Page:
Replace RowOperation.initialValue() and rowAggregator() by collect(Collector)

Lukas Eder lukas.eder at
Thu Oct 26 16:23:32 UTC 2017

That's really cool, thanks for adopting this!

I'm thinking maybe this should then be done in BatchCountOperation as well
(replacing initialValue() and countAggregator()) and perhaps in
OperationGroup (replacing initialValue() and memberAggregator())?

2017-10-25 23:16 GMT+03:00 Douglas Surber <douglas.surber at>:

> I’ve thought a bit more about your suggestion. It would add the following
> to RowOperation.
>     public <A> RowOperation<T> collect(Collector<? super Result.Row, A, ?
> extends T> c);

May I try my luck again regarding the generics involved here. I'm still
having a bit of a hard time understanding why the <T> type has to be bound
(and fixed!) at the moment when an Operation<T> subtype is created from the

>From how I understand the API, each Operation<T> has a type <T> which may
or may not be well defined at some point. Initially, it is not defined
because we may submit operations that do not wish to retrieve any results.
This might be the case when you return "null" in some of your examples. A
good type bound for <T> would then be Void or just "?".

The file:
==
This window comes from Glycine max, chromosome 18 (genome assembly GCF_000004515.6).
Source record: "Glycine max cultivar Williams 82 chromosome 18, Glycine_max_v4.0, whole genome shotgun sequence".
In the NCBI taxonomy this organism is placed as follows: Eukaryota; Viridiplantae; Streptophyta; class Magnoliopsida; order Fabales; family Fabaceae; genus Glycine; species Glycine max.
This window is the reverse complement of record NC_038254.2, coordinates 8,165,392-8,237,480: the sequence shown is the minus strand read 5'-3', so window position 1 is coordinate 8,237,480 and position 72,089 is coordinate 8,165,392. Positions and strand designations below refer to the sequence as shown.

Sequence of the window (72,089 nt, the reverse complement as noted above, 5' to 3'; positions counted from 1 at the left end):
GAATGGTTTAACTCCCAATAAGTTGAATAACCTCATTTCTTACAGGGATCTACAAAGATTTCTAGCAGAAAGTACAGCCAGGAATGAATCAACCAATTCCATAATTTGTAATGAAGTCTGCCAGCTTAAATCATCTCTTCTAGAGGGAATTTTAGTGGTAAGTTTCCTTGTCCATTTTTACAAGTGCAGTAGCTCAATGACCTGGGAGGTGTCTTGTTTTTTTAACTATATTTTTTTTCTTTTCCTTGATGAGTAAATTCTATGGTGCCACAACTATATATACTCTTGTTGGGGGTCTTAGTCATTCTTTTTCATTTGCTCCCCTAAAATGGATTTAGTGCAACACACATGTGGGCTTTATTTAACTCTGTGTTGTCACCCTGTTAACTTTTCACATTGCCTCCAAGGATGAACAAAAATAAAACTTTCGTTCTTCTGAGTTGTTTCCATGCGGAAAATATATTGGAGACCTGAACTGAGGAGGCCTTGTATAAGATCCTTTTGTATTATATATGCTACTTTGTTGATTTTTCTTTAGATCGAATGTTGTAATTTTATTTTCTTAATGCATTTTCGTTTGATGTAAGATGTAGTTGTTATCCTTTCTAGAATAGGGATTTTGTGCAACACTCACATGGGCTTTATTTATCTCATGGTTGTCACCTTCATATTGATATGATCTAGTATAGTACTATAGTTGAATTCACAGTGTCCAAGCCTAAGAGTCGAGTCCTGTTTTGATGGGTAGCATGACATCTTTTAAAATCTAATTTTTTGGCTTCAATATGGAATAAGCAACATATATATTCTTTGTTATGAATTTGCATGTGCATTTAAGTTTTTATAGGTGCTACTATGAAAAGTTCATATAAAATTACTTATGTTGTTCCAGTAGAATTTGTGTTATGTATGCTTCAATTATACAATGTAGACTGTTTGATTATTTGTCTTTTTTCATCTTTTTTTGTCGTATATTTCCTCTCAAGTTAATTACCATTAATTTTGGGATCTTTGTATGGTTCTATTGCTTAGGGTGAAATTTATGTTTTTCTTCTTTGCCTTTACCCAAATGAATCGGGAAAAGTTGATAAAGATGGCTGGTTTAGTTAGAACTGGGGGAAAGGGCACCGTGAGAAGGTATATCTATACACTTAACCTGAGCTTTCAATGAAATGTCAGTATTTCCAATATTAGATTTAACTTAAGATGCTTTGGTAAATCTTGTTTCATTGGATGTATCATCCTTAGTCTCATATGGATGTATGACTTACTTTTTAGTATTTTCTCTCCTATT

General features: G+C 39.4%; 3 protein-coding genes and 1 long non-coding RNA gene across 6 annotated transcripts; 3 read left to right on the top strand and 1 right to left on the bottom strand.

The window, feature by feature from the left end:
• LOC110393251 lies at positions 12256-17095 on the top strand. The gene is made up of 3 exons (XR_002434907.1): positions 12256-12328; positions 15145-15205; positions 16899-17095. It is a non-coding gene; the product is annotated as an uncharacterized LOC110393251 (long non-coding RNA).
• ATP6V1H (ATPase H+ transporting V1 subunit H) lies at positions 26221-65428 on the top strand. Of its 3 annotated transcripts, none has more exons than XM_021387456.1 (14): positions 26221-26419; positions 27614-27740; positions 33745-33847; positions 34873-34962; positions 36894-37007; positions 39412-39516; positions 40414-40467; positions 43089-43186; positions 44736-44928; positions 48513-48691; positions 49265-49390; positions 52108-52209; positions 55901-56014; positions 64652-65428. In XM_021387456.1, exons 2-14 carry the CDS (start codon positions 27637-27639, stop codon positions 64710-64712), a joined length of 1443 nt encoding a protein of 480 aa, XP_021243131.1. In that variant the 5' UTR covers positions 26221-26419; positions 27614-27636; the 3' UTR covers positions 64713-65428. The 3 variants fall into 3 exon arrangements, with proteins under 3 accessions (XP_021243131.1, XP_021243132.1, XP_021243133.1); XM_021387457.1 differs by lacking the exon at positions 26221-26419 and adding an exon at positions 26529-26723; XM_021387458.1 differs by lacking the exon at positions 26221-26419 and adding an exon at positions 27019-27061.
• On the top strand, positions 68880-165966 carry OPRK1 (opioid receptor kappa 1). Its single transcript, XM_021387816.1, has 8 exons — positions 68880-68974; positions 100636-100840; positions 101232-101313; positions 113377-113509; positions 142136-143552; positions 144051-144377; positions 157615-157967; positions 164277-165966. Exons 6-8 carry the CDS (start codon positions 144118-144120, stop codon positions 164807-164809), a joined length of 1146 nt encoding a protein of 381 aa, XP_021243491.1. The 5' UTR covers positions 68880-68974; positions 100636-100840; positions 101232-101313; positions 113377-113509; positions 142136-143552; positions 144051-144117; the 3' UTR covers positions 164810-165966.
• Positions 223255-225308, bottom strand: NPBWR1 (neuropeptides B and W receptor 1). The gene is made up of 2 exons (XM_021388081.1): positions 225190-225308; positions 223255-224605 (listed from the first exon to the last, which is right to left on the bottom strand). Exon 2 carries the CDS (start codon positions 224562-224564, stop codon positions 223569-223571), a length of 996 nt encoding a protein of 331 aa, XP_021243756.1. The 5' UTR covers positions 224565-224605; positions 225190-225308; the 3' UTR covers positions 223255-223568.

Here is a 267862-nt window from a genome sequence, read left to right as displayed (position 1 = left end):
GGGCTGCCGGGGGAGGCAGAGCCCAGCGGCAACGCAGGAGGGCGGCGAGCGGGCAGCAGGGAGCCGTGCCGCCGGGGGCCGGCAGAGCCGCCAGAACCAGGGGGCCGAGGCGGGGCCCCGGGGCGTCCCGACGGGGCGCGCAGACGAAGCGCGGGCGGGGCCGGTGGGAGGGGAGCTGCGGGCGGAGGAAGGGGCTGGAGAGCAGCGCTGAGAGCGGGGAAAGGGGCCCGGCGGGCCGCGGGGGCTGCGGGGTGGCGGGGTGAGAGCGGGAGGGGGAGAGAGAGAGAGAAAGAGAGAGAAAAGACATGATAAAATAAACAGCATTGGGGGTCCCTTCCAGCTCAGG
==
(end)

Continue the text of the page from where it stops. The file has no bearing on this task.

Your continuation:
Then, some operations have type-specifying methods, like the above
collect() method. From the moment when we call collect(), the type <T>
could be inferred from the Collector. So, after calling collect() on any
RowOperation<X>, we "change" or "specify" the returning type to

Something similar could be said of CountOperation.resultProcessor(), which
could infer its new <T> type from the argument function, rather than
requiring the function to adhere to some previously defined type.

I understand that this all originates from the OperationGroup<S, T> type,
which imposes the <T> type on its children, but perhaps I simply fail to
understand the intent of the OperationGroup.memberAggregator() method,
which is probably the target of these <S, T> types. Do you have an example
where that is put to action?

> I think it is better than initialValue, rowAggregator. You questioned the
> value of the combiner method. That is one of the things that makes this
> superior. While the implementation is, in general, constrained to produce
> the rows in the same order as the database, a Collector can be UNORDERED
> and/or CONCURRENT. The spec could allow an implementation to use that
> information to process the rows out of order and/or in multiple threads.
> This is a big win.

Yes, I've thought about this as well, afterwards. I could imagine databases
to open up several sockets to fetch data from a parallel query. That could
be super cool. I've just noticed CollectionGroup.parallel(). I guess that's
related, then?

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